James, the author of Churchill and Empire, Portrait of an
Imperialist (ISBN 978-1-7802-2481-7, Phoenix Publishers,
2014) has released this book on Winston Churchill at a most
opportune time, being 50 years almost to the day since his death
(30 November 1874 - 24 January 1965).
Of course, as soon as one mentions his name, the famous parlays
between him and Lady Astor are trotted out:
Lady Nancy Astor: “Winston, if you were my husband, I'd poison
your tea. Churchill: “Nancy, if I were your husband, I'd drink
Nancy Astor: “Winston, you are drunk.
Winston Churchill: “And you, madam, are ugly. But I shall be
sober in the morning!”
But there are hundreds of other quotes to show that Winston
Churchill was one of the more erudite scholars of his time. Here
are three of my favorites:
“The inherent vice of capitalism is the unequal sharing of
blessings; the inherent virtue of socialism is the equal sharing
“Politics is the ability to foretell what is going to happen
tomorrow, next week, next month and next year. And to have the
ability afterwards to explain why it didn’t happen.”
“For my part, I consider that it will be found much better by
all parties to leave the past to history, especially as I
propose to write that history myself.”
James splits his book into six parts, based on the time scale,
and is not afraid to make his opinion public. On the first page
of Part 1 (1874-1900) he writes of Kitchener and Churchill, then
a young soldier, describing them as “Both served and believed
passionately in the British Empire and each was an ambitious
Having gone from the Tories, Churchill moved to the Liberals,
and his fights with those not of the same mind as he are shown
(and incidentally showing the great degree of research by the
author Lawrence James).
Civil war in Ireland was a very real threat and this book shows
just who was egging on whom over the Belfast debacle. In the
end, civil war was only averted by a world war!
That the first world war was a chance for many countries to
expand their borders, rather than fighting common enemies, was
well understood by Churchill, who was a little afraid that the
Empire might be fragmented, with Japan being in the forefront of
annexation. The “allied” troops were never united and the
Italian generals dismissed as “organ grinders” by the British
In the years leading up to WW2, Churchill continued to protect
his British Empire, never swerving from what he thought was the
key to world stability, let alone British.
By the time you get past WW2, the sham nationalism is shown,
with financial deals being carried out such as three million
pounds to the King of Saudi Arabia!
For B. 605 from Bookazine, you can pick up a very well
researched book. With two sets of photographic illustrations and
a 50 page bibliography it is a work which is both weighty and
worth the money. And will also make you look at history with a
Book Review - Update February 1, 2015
mentioned the book Catch 22 to a group of 50 year olds the other day. They
professed ignorance which I thought was very sad, so I make no excuse for
re-running my review of one of the all-time classics of English literature.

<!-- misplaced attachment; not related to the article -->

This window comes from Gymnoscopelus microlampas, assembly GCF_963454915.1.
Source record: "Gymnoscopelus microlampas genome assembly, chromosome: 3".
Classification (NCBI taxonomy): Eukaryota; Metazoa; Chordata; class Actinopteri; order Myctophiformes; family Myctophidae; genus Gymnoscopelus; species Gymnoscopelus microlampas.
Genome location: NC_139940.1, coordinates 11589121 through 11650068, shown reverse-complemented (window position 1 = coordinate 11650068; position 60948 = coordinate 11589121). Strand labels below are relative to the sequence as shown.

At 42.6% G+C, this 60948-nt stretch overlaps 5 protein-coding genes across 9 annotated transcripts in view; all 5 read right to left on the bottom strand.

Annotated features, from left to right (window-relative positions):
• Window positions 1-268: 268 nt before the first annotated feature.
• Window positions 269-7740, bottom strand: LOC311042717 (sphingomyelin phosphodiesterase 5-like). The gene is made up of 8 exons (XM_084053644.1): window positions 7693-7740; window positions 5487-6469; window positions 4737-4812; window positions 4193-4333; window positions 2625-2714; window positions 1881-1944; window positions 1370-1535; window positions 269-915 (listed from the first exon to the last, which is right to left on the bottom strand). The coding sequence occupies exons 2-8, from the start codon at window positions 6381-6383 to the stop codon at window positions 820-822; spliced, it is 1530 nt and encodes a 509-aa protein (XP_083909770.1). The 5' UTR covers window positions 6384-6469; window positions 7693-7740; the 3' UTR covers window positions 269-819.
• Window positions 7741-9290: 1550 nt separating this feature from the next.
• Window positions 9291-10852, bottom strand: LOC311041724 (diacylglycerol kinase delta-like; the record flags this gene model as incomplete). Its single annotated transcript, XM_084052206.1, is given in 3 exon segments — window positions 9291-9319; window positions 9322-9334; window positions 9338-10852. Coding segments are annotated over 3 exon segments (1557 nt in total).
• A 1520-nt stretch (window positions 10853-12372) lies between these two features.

However, having been written five decades ago, there are a couple of
generations who have not been exposed to it. Joseph Heller’s “Catch 22”
(ISBN 978-0-099-53601-7, Vintage publishers, 1994 reprint), is a book that
has been reprinted many times, and will continue to be.
First published in 1961, it is still significant, with the phrase Catch 22
being adopted by the Western world to denote bureaucratic situations which
become a lose-lose position for an affected person, and which is beyond the
capabilities of the people involved to change it. Bureaucratic
‘double-speak’ taken to its ultimate end, where the content of a decision no
longer matters, only the maintenance of the status quo.
Yossarian, a Bombardier in the US Air Force stationed on the island of
Pianosa is the “hero” (in reality the “anti-hero”), with the setting being
1943 during WW II. Yossarian is paranoid, but it should always be remembered
that just because one is paranoid does not mean that nobody is out to get
The other members of Yossarian’s squadron are introduced, such as the Mess
Sergeant Milo Minderbender who runs the ultimate PX scams, using US planes
and pilots to ferry his contraband to Europe and Colonel Cathcart,
Yossarian’s nemesis, who continually raises the number of missions that must
be flown before any airman can be sent home.
Others are The Chaplain, who remains an innocent amongst the guilty, Major
Major Major Major of whom the name makes sense in a military sense for a
person christened Major Major Major, Doc Daneeka who wants to be put on the
flight manifest but not actually go up so he can claim flight allowance but
is actually afraid of flying, General Dreedle who wanted to shoot one of his
own officers and had to be reminded that he was not allowed to shoot his own
men, and the dead man in Yossarian’s tent, who officially was not there.
The book can be thought of as a tragi-comedy in black satirical humor, with
the chapters introducing the individuals as humorous items, but then as you
go further into the book, the tenor becomes blacker and thought producing.
Just in case you think I have exaggerated the importance of this book in
contemporary literature, The Modern Library ranked Catch-22 as number 7 on
its list of the greatest English language novels of the twentieth century.
The Radcliffe Publishing Course ranks Catch-22 as number 15 of the twentieth
century’s top 100 novels. The Observer listed Catch-22 as one of the 100
greatest novels of all time. TIME puts Catch-22 in the top 100 English
language modern novels, and The Big Read from the BBC ranked Catch-22 as
number 11. A significant book.
If you have not read this book before, do it now. The review copy came from
Bookazine and this book truly is the ultimate literary bargain.